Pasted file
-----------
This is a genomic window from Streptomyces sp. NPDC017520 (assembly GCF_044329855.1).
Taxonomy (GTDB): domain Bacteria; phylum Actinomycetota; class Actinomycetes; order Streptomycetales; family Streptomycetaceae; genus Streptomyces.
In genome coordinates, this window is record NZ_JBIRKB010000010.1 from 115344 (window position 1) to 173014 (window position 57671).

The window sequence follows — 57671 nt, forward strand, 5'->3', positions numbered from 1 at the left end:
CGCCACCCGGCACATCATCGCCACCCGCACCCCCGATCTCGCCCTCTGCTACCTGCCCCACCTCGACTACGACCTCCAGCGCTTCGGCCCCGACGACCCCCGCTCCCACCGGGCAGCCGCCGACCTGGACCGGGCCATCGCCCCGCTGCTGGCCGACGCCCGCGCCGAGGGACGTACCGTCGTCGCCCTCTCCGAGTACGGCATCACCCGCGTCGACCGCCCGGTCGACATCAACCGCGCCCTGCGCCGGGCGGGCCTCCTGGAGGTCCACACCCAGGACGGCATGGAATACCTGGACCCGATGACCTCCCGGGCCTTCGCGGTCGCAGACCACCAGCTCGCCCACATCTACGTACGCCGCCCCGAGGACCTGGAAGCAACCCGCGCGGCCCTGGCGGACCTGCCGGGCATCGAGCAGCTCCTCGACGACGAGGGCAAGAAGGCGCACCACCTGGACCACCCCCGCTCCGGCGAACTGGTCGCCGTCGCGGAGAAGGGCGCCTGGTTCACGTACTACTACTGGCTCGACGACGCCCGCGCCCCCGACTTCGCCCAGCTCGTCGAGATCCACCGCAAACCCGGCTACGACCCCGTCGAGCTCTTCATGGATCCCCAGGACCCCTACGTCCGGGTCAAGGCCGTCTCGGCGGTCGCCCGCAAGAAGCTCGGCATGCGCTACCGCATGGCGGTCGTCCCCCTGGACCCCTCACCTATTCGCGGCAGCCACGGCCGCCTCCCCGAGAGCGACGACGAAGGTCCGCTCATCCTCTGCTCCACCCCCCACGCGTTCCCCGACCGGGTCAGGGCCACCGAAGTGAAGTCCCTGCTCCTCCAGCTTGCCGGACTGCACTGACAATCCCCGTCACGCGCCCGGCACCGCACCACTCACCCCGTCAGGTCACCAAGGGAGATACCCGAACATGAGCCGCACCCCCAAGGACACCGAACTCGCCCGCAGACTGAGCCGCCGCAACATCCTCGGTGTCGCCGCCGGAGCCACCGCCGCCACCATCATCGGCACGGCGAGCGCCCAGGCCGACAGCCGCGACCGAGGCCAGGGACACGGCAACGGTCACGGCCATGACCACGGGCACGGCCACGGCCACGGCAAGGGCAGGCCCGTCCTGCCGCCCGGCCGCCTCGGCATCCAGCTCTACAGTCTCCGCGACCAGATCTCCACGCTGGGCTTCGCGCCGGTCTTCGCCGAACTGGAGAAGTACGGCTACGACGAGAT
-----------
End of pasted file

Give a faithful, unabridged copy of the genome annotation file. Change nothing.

This is a genomic window from Streptomyces sp. NPDC017520 (assembly GCF_044329855.1).
Taxonomy (GTDB): domain Bacteria; phylum Actinomycetota; class Actinomycetes; order Streptomycetales; family Streptomycetaceae; genus Streptomyces.
In genome coordinates, this window is record NZ_JBIRKB010000010.1 from 115344 (window position 1) to 173014 (window position 57671).

The window sequence follows — 57671 nt, forward strand, 5'->3', positions numbered from 1 at the left end:
CGCCACCCGGCACATCATCGCCACCCGCACCCCCGATCTCGCCCTCTGCTACCTGCCCCACCTCGACTACGACCTCCAGCGCTTCGGCCCCGACGACCCCCGCTCCCACCGGGCAGCCGCCGACCTGGACCGGGCCATCGCCCCGCTGCTGGCCGACGCCCGCGCCGAGGGACGTACCGTCGTCGCCCTCTCCGAGTACGGCATCACCCGCGTCGACCGCCCGGTCGACATCAACCGCGCCCTGCGCCGGGCGGGCCTCCTGGAGGTCCACACCCAGGACGGCATGGAATACCTGGACCCGATGACCTCCCGGGCCTTCGCGGTCGCAGACCACCAGCTCGCCCACATCTACGTACGCCGCCCCGAGGACCTGGAAGCAACCCGCGCGGCCCTGGCGGACCTGCCGGGCATCGAGCAGCTCCTCGACGACGAGGGCAAGAAGGCGCACCACCTGGACCACCCCCGCTCCGGCGAACTGGTCGCCGTCGCGGAGAAGGGCGCCTGGTTCACGTACTACTACTGGCTCGACGACGCCCGCGCCCCCGACTTCGCCCAGCTCGTCGAGATCCACCGCAAACCCGGCTACGACCCCGTCGAGCTCTTCATGGATCCCCAGGACCCCTACGTCCGGGTCAAGGCCGTCTCGGCGGTCGCCCGCAAGAAGCTCGGCATGCGCTACCGCATGGCGGTCGTCCCCCTGGACCCCTCACCTATTCGCGGCAGCCACGGCCGCCTCCCCGAGAGCGACGACGAAGGTCCGCTCATCCTCTGCTCCACCCCCCACGCGTTCCCCGACCGGGTCAGGGCCACCGAAGTGAAGTCCCTGCTCCTCCAGCTTGCCGGACTGCACTGACAATCCCCGTCACGCGCCCGGCACCGCACCACTCACCCCGTCAGGTCACCAAGGGAGATACCCGAACATGAGCCGCACCCCCAAGGACACCGAACTCGCCCGCAGACTGAGCCGCCGCAACATCCTCGGTGTCGCCGCCGGAGCCACCGCCGCCACCATCATCGGCACGGCGAGCGCCCAGGCCGACAGCCGCGACCGAGGCCAGGGACACGGCAACGGTCACGGCCATGACCACGGGCACGGCCACGGCCACGGCAAGGGCAGGCCCGTCCTGCCGCCCGGCCGCCTCGGCATCCAGCTCTACAGTCTCCGCGACCAGATCTCCACGCTGGGCTTCGCGCCGGTCTTCGCCGAACTGGAGAAGTACGGCTACGACGAGAT